This Psalm suggests extravagant promises on God's behalf, but also holds out the assurance of God's presence with us in trouble. Let's... Psalm 91:9-16
The letter to the Hebrews interprets Christ's ministry in terms of priestly calling, with special reference to Melchizedek ("King of Righteousness") who welcomed and blessed Abraham at Salem, the city of Peace. It is not, surely, to condone abuse or to see suffering through rose coloured glasses; Jesus' habit of healing gives a different message. It may, however, remind us that God can bring good out of evil scenes. Let's listen... Hebrews 5:1-10 Praise be to Christ, Saviour, Friend, and Lord. Amen.
In the Gospel reading, two of Jesus' disciples come to him with the approach children have used with their parents: "Promise to do what we ask?" They want to be the best and most important and have the seats of honour beside Jesus. Jesus responds as parents have responded, first testing them. But they still don't get it. So he spells it out: it is not honour, but service that will be first and foremost. And Jesus will lead. (Picture, if you will someone sitting to write some of Jesus' story. It is thirty some years since Jesus' death and resurrection, and he is recognized as Lord and Saviour. And this story is written! Then, where will Jesus be found sitting? [6]) Let us rise to honour and be open to the Good News for us in: (Or: Let us listen closely for the Good News for us in: ) Mark 10:35-45 May the Spirit keep us alert to moments and possibilities of greatness in service and sorrow. Amen. It is appropriate to follow the readings with words of thanks and praise.
  1. As it happens, the book of Job mentions "Hasatan," which, because the "ha" is the equivalent of "the" in Hebrew, is a designation or title, rather than a name! It is, thus, "the satan," yet every Bible that I know translates it "Satan." Hasatan is apparently a functionary in the heavenly court, the Adversary, or Opponent, whose task it is to test and report on human beings. A hasatan also appears in I Kings 22, where he tricks Ahab into disaster, but hasatan apparently is an opponent to humans, and not to God. The concept of "Satan" as a fallen angel, and opponent to God, seems to come from Persian tradition rather than Jewish.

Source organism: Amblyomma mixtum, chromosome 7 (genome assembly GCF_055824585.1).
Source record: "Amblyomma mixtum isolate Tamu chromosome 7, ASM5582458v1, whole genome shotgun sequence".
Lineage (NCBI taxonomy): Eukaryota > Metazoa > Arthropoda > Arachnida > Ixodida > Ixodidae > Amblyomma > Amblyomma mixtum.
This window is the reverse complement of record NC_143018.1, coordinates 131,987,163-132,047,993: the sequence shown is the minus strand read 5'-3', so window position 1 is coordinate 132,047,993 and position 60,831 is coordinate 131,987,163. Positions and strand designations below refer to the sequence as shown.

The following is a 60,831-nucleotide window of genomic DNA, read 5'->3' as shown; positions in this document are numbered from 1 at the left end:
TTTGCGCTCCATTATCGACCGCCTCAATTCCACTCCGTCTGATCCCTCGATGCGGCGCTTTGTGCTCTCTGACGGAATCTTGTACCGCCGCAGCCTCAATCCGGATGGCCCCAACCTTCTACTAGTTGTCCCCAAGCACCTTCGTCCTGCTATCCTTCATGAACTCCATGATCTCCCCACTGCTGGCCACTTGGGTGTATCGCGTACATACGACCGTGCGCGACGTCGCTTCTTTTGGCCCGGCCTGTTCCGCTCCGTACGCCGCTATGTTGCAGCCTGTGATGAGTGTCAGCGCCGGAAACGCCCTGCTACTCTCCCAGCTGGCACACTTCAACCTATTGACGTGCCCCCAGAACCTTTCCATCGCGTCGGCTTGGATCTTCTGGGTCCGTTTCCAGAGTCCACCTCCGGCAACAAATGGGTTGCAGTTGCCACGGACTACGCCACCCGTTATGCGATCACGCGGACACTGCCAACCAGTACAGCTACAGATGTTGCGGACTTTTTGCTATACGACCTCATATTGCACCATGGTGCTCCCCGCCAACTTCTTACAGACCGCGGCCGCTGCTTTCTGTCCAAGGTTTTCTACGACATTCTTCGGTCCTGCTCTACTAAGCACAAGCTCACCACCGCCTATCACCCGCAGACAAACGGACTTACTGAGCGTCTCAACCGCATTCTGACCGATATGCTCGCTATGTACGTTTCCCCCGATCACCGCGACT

2. Long enough ago to almost qualify for "Once upon a time," I was pouring over periodicals in the Pine Hill Divinity Library in Halifax, now part of the Atlantic School of Theology, and read with fascination an analysis of Job in terms of the aspects (not stages, please) of grief as propounded by Dr. Kubler-Ross, of denial, withdrawal, anger, bargaining and acceptance, with Job's encounter with God illustrating acceptance, as, if you will, at least as practical as pious. RSC.
  3. We may note that God speaks out of the whirlwind, and not in the "still small voice of Elijah's experience in I Kings 19! Part, indeed, of the message to each is the manner of its delivery! Job has felt caught in a whirlwind! The message gives us another cosmogony alongside Gen. 1, and 2:4a. RSC.
  4. This picture takes the message of Job one step further: not only are folk not hard pressed as punishment, but their pain may be from others' behaviour, which links powerfully with the Gospel reading.
  5. In my family: "Who'd'a thunk it?" And the answer is "No one; no way." The reaction, surely, is Awe.
(Comments to Stew at